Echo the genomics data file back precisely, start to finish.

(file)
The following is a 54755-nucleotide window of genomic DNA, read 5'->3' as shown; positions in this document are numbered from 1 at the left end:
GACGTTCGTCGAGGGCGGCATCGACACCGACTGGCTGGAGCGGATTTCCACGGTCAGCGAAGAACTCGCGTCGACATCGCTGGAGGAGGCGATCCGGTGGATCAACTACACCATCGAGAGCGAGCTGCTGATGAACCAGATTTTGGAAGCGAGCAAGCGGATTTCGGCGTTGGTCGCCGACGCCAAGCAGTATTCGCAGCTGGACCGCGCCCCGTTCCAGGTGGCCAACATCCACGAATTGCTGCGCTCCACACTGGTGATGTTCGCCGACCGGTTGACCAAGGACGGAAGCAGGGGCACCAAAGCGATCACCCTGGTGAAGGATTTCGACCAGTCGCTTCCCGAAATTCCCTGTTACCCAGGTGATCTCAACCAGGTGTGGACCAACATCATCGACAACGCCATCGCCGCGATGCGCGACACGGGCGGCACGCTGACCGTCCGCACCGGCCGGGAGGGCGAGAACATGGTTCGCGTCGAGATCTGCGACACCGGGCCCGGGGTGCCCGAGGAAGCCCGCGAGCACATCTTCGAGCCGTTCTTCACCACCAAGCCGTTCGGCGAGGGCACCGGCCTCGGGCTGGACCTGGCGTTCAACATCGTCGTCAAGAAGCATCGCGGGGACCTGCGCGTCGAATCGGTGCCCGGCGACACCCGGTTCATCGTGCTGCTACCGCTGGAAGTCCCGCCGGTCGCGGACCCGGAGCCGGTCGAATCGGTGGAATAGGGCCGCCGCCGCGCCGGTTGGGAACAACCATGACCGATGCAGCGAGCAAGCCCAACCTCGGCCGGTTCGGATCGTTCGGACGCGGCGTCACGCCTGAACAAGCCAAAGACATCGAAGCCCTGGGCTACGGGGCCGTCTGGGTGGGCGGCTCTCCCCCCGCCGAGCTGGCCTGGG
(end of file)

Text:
The following is a 54755-nucleotide window of genomic DNA, read 5'->3' as shown; positions in this document are numbered from 1 at the left end:
GACGTTCGTCGAGGGCGGCATCGACACCGACTGGCTGGAGCGGATTTCCACGGTCAGCGAAGAACTCGCGTCGACATCGCTGGAGGAGGCGATCCGGTGGATCAACTACACCATCGAGAGCGAGCTGCTGATGAACCAGATTTTGGAAGCGAGCAAGCGGATTTCGGCGTTGGTCGCCGACGCCAAGCAGTATTCGCAGCTGGACCGCGCCCCGTTCCAGGTGGCCAACATCCACGAATTGCTGCGCTCCACACTGGTGATGTTCGCCGACCGGTTGACCAAGGACGGAAGCAGGGGCACCAAAGCGATCACCCTGGTGAAGGATTTCGACCAGTCGCTTCCCGAAATTCCCTGTTACCCAGGTGATCTCAACCAGGTGTGGACCAACATCATCGACAACGCCATCGCCGCGATGCGCGACACGGGCGGCACGCTGACCGTCCGCACCGGCCGGGAGGGCGAGAACATGGTTCGCGTCGAGATCTGCGACACCGGGCCCGGGGTGCCCGAGGAAGCCCGCGAGCACATCTTCGAGCCGTTCTTCACCACCAAGCCGTTCGGCGAGGGCACCGGCCTCGGGCTGGACCTGGCGTTCAACATCGTCGTCAAGAAGCATCGCGGGGACCTGCGCGTCGAATCGGTGCCCGGCGACACCCGGTTCATCGTGCTGCTACCGCTGGAAGTCCCGCCGGTCGCGGACCCGGAGCCGGTCGAATCGGTGGAATAGGGCCGCCGCCGCGCCGGTTGGGAACAACCATGACCGATGCAGCGAGCAAGCCCAACCTCGGCCGGTTCGGATCGTTCGGACGCGGCGTCACGCCTGAACAAGCCAAAGACATCGAAGCCCTGGGCTACGGGGCCGTCTGGGTGGGCGGCTCTCCCCCCGCCGAGCTGGCCTGGG